If you’re like most people who have recently moved, you’re thinking about all the things you need to change and update. There are new bank accounts, new grocery store memberships, and, yes, new estate planning documents.
If you’ve moved intra-state, meaning that you moved within the same state where your current estate planning documents were executed, it is prudent to update your estate plan if your current plan is more than three to five years old. This is also an excellent time to establish a relationship with a local estate planning attorney and update if there have been other significant changes in your life such as purchasing a new home, divorce, marriage, new children or step-children, adoption, or a major change in your finances or estate planning goals.
If you’ve moved inter-state, meaning that you moved to a brand new state — one other than the state where your current estate planning documents were executed — meet with an estate planning attorney in your new state to determine whether changes need to be made and to establish a relationship.
While your estate plan may still be legal in your new state, it can sometimes be confusing, expensive, and time consuming to administer an estate or trust in your new state when it’s drafted to meet the requirements of your previous state. For instance, if your will or trust needs to be administered under the laws of your previous state, your executor/trustee will likely have to hire a lawyer in two states: the state where you died and the state where your documents were executed.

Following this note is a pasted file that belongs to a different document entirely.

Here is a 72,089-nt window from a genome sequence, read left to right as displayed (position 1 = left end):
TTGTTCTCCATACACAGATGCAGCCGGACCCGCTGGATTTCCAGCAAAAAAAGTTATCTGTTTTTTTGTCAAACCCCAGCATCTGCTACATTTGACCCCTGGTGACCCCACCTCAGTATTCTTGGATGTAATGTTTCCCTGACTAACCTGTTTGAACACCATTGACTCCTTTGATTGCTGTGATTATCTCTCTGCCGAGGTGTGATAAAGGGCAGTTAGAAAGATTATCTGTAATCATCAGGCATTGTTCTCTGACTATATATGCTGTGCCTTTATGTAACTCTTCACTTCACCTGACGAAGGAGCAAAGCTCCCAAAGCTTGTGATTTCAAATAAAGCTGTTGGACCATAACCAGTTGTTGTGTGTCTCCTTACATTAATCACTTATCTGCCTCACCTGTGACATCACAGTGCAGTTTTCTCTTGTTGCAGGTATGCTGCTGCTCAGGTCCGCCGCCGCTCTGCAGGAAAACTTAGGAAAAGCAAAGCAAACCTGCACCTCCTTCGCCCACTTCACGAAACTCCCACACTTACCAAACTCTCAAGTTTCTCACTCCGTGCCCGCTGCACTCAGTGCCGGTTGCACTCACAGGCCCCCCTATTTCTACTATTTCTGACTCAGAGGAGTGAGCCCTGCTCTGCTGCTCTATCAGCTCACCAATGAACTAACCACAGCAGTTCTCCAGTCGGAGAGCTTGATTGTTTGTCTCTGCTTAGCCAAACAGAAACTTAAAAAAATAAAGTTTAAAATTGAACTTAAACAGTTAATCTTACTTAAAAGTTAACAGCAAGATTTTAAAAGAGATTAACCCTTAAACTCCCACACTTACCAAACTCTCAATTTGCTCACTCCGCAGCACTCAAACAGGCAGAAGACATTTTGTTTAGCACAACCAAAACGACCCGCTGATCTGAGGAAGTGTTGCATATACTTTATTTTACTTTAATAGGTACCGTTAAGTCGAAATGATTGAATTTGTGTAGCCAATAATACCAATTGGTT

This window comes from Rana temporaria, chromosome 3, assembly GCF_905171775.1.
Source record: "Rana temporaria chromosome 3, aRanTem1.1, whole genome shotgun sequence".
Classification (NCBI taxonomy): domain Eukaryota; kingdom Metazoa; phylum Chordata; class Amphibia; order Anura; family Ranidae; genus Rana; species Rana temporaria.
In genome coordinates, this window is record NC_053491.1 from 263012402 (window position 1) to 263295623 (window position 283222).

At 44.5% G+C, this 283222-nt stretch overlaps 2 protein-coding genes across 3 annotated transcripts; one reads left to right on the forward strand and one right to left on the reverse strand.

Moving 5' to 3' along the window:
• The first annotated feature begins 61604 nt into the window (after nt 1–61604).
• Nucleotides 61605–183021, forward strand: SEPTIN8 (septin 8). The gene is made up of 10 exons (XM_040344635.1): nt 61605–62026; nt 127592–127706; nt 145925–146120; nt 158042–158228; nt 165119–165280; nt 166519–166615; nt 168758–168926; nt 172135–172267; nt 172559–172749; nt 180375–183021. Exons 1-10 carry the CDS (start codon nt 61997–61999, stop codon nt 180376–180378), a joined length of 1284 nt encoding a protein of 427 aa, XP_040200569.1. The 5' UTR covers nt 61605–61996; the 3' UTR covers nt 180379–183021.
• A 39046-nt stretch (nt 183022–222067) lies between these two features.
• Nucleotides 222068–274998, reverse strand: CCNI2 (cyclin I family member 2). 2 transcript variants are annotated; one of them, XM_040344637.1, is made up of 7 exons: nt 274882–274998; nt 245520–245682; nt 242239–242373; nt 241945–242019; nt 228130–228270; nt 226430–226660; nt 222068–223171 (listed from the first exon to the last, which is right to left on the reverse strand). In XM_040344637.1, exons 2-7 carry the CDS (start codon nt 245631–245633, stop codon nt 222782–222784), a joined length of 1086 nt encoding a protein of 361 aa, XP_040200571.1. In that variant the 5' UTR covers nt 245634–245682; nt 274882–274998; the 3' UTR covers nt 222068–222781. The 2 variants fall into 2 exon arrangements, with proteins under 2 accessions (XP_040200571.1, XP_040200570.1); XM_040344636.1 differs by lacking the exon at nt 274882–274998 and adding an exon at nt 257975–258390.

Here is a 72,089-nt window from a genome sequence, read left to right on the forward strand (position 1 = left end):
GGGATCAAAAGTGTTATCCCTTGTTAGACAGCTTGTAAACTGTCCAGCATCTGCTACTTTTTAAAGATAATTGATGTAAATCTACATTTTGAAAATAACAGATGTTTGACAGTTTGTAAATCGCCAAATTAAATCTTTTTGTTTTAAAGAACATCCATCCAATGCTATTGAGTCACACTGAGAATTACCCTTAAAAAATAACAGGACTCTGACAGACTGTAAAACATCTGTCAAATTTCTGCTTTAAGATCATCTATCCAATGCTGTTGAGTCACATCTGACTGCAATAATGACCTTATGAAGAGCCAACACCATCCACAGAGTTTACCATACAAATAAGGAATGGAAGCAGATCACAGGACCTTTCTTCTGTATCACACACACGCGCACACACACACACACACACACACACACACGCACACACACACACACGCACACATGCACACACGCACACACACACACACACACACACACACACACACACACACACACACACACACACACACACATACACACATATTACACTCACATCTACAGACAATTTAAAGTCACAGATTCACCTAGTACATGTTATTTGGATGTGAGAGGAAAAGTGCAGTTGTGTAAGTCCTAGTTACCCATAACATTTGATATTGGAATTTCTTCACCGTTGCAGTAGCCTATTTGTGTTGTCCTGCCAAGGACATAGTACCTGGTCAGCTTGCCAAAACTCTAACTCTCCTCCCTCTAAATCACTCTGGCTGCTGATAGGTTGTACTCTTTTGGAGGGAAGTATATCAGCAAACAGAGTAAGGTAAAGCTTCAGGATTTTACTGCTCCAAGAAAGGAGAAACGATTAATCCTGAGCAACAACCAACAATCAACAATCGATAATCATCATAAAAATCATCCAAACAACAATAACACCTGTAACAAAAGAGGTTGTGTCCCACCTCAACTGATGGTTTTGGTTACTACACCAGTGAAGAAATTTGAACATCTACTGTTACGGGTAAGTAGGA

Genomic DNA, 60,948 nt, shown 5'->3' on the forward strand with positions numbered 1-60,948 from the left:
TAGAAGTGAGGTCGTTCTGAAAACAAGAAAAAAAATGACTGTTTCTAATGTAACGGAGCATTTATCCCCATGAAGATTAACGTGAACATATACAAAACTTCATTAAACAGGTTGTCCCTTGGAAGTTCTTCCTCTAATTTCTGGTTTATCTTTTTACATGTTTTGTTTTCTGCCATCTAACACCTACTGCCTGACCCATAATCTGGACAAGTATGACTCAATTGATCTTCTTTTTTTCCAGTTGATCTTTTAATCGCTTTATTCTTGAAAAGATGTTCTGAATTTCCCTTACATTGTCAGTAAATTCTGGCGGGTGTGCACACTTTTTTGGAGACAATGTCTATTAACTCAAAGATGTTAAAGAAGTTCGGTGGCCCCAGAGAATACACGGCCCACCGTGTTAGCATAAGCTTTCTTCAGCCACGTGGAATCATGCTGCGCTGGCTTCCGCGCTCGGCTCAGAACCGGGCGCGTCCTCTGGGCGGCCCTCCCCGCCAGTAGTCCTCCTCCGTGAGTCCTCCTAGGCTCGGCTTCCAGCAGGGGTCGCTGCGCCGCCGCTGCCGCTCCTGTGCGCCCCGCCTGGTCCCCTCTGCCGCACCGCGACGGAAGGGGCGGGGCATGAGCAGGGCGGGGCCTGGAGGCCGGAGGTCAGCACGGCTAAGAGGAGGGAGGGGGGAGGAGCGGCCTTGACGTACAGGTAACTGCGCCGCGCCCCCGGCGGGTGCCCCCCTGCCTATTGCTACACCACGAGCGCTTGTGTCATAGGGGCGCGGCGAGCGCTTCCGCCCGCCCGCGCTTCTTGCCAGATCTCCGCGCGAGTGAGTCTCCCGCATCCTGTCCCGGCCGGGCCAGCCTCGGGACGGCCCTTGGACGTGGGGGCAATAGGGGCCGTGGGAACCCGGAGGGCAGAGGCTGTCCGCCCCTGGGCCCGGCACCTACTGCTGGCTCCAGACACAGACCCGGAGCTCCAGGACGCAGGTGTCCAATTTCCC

Powers of Attorney
Powers of attorney in particular vary greatly from state to state. Powers of attorney for finances and powers of attorney for health care may still be valid but may not be honored because the state-specific required language is not present and the financial institutions and medical professionals are worried that the power of attorney is not valid or has been revoked.
After a move, consult with a qualified estate planning attorney in your new state to determine whether your estate planning documents should be updated. You’ll sleep well at night knowing that your estate planning documents will work the way you want them to even after a move.